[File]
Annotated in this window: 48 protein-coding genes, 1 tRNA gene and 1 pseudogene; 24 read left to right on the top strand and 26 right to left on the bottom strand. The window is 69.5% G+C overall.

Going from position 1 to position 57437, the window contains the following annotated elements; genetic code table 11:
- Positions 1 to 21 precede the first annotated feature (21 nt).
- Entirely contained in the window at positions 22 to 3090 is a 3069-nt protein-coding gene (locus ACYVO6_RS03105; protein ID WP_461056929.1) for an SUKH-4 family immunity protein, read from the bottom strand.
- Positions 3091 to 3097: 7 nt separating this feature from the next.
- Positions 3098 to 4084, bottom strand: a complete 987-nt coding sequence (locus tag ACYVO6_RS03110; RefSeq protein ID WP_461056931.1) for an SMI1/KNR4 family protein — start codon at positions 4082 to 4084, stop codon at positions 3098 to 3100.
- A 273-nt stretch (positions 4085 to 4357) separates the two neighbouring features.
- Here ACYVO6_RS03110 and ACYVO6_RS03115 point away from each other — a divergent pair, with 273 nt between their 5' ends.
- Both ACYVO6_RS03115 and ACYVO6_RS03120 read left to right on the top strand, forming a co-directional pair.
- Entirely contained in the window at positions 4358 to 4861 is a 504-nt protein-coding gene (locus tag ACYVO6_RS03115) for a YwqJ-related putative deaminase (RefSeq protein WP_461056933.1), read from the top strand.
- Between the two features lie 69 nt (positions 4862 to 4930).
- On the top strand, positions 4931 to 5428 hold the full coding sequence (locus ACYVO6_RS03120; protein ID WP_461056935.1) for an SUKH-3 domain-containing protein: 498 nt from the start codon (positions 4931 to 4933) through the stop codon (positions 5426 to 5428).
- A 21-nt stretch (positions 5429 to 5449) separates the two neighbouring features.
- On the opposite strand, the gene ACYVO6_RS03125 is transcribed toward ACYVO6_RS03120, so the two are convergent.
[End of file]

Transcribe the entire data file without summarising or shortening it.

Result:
Annotated in this window: 48 protein-coding genes, 1 tRNA gene and 1 pseudogene; 24 read left to right on the top strand and 26 right to left on the bottom strand. The window is 69.5% G+C overall.

Going from position 1 to position 57437, the window contains the following annotated elements; genetic code table 11:
- Positions 1 to 21 precede the first annotated feature (21 nt).
- Entirely contained in the window at positions 22 to 3090 is a 3069-nt protein-coding gene (locus ACYVO6_RS03105; protein ID WP_461056929.1) for an SUKH-4 family immunity protein, read from the bottom strand.
- Positions 3091 to 3097: 7 nt separating this feature from the next.
- Positions 3098 to 4084, bottom strand: a complete 987-nt coding sequence (locus tag ACYVO6_RS03110; RefSeq protein ID WP_461056931.1) for an SMI1/KNR4 family protein — start codon at positions 4082 to 4084, stop codon at positions 3098 to 3100.
- A 273-nt stretch (positions 4085 to 4357) separates the two neighbouring features.
- Here ACYVO6_RS03110 and ACYVO6_RS03115 point away from each other — a divergent pair, with 273 nt between their 5' ends.
- Both ACYVO6_RS03115 and ACYVO6_RS03120 read left to right on the top strand, forming a co-directional pair.
- Entirely contained in the window at positions 4358 to 4861 is a 504-nt protein-coding gene (locus tag ACYVO6_RS03115) for a YwqJ-related putative deaminase (RefSeq protein WP_461056933.1), read from the top strand.
- Between the two features lie 69 nt (positions 4862 to 4930).
- On the top strand, positions 4931 to 5428 hold the full coding sequence (locus ACYVO6_RS03120; protein ID WP_461056935.1) for an SUKH-3 domain-containing protein: 498 nt from the start codon (positions 4931 to 4933) through the stop codon (positions 5426 to 5428).
- A 21-nt stretch (positions 5429 to 5449) separates the two neighbouring features.
- On the opposite strand, the gene ACYVO6_RS03125 is transcribed toward ACYVO6_RS03120, so the two are convergent.